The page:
Veronica Lawson, RSM
This year the Feast of the Presentation falls on a Sunday and takes precedence over the celebration of the Fourth Sunday in Ordinary Time. We might ask why this feast is of such importance in the liturgical calendar. Between the story of Jesus’ birth and the beginning of his ministry, Luke inserts three stories. The first tells of Jesus’ circumcision on the eighth day after his birth. The third story has Jesus teaching in the Jerusalem Temple at twelve years of age. He has come with his parents on pilgrimage to Jerusalem to celebrate the great feast of Passover. Luke notes that the family makes this pilgrimage from Nazareth in Galilee to Jerusalem every year. The second story, today’s reading, has Mary and Joseph presenting their child in the Temple forty days after his birth, in observance of the Law of Moses (as prescribed in Leviticus 12:2-8). This Sunday marks the fortieth day since the celebration of Jesus’ birth: it is not a moveable feast. All three stories locate Jesus and his parents firmly within the tradition as law-observant, faithful Jews.
Luke introduces into today’s story two faith-filled wisdom figures, first a man, Simeon, and then a woman prophet, Anna. Both witness to the identity and future ministry of the child presented this day in the Temple. Their witness provides a microcosm of the gospel story. Simeon, guided by the Holy Spirit, comes into the Temple, takes the child in his arms and utters some of the most memorable words in the Christian scriptures. The child is to be God’s saving presence in the world, a light to give revelation to the nations and glory to Israel. There are echoes in this proclamation of Isaiah 49:6 which speaks of God’s servant bringing light to the nations and salvation to the ends of the earth. There is also an echo of Isaiah 46:13 where God is said to bring salvation to Jerusalem and glory to Israel. Simeon declares that this child is destined for the rising and the falling of many, that he will experience opposition and that his mother too will know deep sorrow.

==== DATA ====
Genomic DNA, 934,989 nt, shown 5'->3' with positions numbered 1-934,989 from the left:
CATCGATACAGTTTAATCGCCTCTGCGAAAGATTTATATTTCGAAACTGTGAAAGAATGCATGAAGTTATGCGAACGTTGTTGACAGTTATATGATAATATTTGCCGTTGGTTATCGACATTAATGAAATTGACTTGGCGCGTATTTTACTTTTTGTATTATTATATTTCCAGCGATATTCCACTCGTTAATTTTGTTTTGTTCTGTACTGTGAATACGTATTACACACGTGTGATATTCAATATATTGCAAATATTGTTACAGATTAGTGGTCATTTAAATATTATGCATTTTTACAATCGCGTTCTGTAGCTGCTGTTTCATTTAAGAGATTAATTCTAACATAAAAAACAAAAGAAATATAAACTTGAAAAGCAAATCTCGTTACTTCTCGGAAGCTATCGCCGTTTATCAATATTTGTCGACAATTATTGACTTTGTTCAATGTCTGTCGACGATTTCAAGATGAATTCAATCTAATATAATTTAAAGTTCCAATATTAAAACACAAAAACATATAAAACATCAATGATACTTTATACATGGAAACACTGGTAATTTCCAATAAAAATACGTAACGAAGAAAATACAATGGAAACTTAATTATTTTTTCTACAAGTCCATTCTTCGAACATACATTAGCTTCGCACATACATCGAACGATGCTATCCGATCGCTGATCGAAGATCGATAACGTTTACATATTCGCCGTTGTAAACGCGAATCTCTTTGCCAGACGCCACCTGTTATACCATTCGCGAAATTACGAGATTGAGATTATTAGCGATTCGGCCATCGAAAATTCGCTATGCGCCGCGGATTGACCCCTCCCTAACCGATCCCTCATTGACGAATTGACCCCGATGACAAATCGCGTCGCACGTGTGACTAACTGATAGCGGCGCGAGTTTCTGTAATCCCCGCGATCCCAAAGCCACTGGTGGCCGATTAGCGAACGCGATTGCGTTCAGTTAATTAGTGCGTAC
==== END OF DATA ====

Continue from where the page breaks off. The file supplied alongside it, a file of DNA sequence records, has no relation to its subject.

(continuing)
Anna, like Simeon, raises her voice in the courts of the Jerusalem Temple, the heart of Israel’s religious, political and economic power. While Simeon is given direct prophetic speech, Anna’s prophesying is recounted indirectly. While Elizabeth and Mary proclaim prophetic words, Anna is the only woman in Luke’s gospel to be named as “prophet”. This woman prophet proclaims the good news of salvation in Jesus. The verbal form used indicates that Anna “keeps on speaking” about the child to “all who await the redemption of Jerusalem.” The invitation here might be for us to emulate Anna’s courage and persistence as we enter the halls of power and seek to move the hearts of religious and political leaders to compassion and justice for all those displaced within the Earth community.